Picture it. It’s 2am, the baby is crying, you’re a few weeks (or months) postpartum and you’re sleep deprived. You’ve tried to latch your baby on and nothing seems to be working. You search online for answers. All of a sudden, you are bombarded with pages and pages of information. And opinions. And that’s not even taking into consideration the “related searches” results. Which website do you visit first? The first one? Some of the forums? You decide on a website and start reading. You can relate to some of what’s written and you continue reading. All of a sudden you think “the first thing they mentioned seems like me, and the third, and the fourth, and the fifth… ” Before you know it, you’re worrying about tongue ties, nipple shields, low milk supply and oversupply!
Don’t get me wrong. There are some very good online resources, you just have to know where to find them. I have listed some of my favourite websites and books below. I will also tell you about some reputable professionals in your community.
So where should you turn to for help?
Dr. Jack Newman is a Canadian pediatrician and has been involved in breastfeeding research for other 30 years. His website has great videos and written resources.
The Motherisk Program is run by the Hospital for Sick Children. They are a great resource on the interactions of medications, medical therapies and substance abuse for breastfeeding and pregnant mothers. Telephone support is also available.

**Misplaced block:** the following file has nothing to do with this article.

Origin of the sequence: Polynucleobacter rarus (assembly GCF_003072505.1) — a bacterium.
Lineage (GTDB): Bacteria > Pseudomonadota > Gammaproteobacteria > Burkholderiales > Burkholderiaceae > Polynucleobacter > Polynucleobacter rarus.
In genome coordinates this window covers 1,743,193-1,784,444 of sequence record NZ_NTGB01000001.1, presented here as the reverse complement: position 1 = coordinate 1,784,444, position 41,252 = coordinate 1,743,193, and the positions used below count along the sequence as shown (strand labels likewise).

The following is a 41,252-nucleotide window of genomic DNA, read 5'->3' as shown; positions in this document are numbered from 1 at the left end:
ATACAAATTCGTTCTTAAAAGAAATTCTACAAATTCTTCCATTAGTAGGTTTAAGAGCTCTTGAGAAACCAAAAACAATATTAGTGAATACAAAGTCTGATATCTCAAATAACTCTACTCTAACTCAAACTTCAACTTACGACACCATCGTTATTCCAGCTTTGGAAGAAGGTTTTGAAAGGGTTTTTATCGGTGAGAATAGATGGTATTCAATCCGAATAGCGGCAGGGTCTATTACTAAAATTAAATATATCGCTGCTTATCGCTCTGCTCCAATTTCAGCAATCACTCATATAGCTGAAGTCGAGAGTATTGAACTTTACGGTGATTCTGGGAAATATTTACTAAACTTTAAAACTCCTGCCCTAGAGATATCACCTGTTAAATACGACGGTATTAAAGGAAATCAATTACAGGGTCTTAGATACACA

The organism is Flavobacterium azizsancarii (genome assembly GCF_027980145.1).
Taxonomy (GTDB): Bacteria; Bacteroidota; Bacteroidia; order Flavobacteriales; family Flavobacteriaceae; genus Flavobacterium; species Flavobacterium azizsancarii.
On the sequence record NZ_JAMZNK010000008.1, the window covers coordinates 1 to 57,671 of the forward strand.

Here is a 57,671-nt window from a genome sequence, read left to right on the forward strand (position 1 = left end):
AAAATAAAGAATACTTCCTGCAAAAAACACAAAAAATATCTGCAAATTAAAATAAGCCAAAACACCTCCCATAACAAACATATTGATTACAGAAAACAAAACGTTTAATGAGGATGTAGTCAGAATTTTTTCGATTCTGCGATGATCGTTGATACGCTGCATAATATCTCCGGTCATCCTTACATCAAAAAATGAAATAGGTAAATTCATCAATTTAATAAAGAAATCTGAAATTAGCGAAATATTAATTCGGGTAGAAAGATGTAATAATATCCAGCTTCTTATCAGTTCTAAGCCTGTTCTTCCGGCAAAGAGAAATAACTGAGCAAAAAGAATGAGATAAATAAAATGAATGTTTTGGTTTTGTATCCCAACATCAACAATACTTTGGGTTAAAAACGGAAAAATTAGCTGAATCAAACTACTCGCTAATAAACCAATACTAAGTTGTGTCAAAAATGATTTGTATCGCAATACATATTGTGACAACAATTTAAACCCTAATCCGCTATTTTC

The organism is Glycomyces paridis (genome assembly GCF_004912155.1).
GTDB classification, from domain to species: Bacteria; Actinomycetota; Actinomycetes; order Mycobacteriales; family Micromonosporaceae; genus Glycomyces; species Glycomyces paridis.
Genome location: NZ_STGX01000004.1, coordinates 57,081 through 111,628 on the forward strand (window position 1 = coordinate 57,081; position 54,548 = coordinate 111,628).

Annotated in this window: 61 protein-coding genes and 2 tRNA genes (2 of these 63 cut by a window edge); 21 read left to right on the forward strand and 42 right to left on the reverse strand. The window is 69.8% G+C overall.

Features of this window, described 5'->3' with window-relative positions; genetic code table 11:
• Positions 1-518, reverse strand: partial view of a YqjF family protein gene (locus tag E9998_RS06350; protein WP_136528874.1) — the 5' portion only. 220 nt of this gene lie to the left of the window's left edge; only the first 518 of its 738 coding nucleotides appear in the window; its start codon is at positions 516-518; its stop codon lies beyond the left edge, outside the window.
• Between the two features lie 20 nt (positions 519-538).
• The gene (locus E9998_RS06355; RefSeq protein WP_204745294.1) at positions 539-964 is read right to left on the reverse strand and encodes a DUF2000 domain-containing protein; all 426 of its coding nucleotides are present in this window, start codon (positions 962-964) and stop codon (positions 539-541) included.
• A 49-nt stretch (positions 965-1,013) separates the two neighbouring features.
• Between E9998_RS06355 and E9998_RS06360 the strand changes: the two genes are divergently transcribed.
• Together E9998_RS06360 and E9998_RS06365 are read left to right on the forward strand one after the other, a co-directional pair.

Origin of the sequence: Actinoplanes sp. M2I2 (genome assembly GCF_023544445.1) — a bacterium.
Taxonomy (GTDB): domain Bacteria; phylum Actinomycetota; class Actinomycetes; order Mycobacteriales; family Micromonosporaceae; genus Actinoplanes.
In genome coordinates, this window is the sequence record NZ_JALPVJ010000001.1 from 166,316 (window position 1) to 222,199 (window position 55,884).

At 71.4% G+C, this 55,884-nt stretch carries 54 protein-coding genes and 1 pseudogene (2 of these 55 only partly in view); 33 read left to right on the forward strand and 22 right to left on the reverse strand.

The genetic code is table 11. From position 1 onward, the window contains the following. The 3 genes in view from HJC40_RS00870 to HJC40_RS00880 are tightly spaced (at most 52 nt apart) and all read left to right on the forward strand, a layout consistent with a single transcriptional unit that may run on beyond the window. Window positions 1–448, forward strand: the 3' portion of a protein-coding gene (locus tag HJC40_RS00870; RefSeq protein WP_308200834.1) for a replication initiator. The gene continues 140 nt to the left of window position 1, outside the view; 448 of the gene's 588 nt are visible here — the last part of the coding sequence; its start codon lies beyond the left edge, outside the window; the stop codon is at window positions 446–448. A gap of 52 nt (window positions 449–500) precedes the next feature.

Best Start has many resource sheets on breastfeeding and your baby’s development.
La Leche League is a volunteer-run organization that began in 1956. Their website includes information sheets and a FAQ section. You can also find your local group online. More on that later!
Kelly Mom is an International Board Certified Lactation Consultant (IBCLC) and her website has fantastic research-based articles for breastfeeding and parenting.
The Milk Meg is an IBCLC from Australia. Her often humorous blogs cover breastfeeding, weaning and attachment parenting.
If you’re looking to add to your book collection, here are some of my favourites:
The Womanly Art of Breastfeeding by La Leche League International
Sweet Sleep by La Leche League International
The Breastfeeding Book by Martha and William Sears
No matter where you are in the world, there are numerous ways to get face-to-face help. While books and online resources can be very helpful, sometimes it’s not enough. There are times where you need a professional seeing how your baby breastfeeds, how you are holding the baby, etc.
Postpartum doulas: While they are not health-care providers, many doulas are knowledgeable about breastfeeding and can guide you through some of the challenges.
Lactation professionals usually fall into three categories: lactation counselor, lactation consultant (LC or CLC) and International Board Certified Lactation Consultant (IBCLC). Although similar, the differences lie in their training and scope of practices. Stay tuned for next month’s blog post for more information on this profession!
As I mentioned previously, La Leche League is a support group for breastfeeding mothers that is run by volunteers. Most groups will meet once or twice a month and the group leaders are also available by phone, email or social media. It can be very helpful to meet like-minded mothers in a breastfeeding friendly environment.
Finding reliable, research-based information in 2019 can be a chore. Stick with the resources that I have mentioned and if you still have questions, I am only a phone call or email away! Take a deep breath mama – you are doing great! Just be careful what you Google…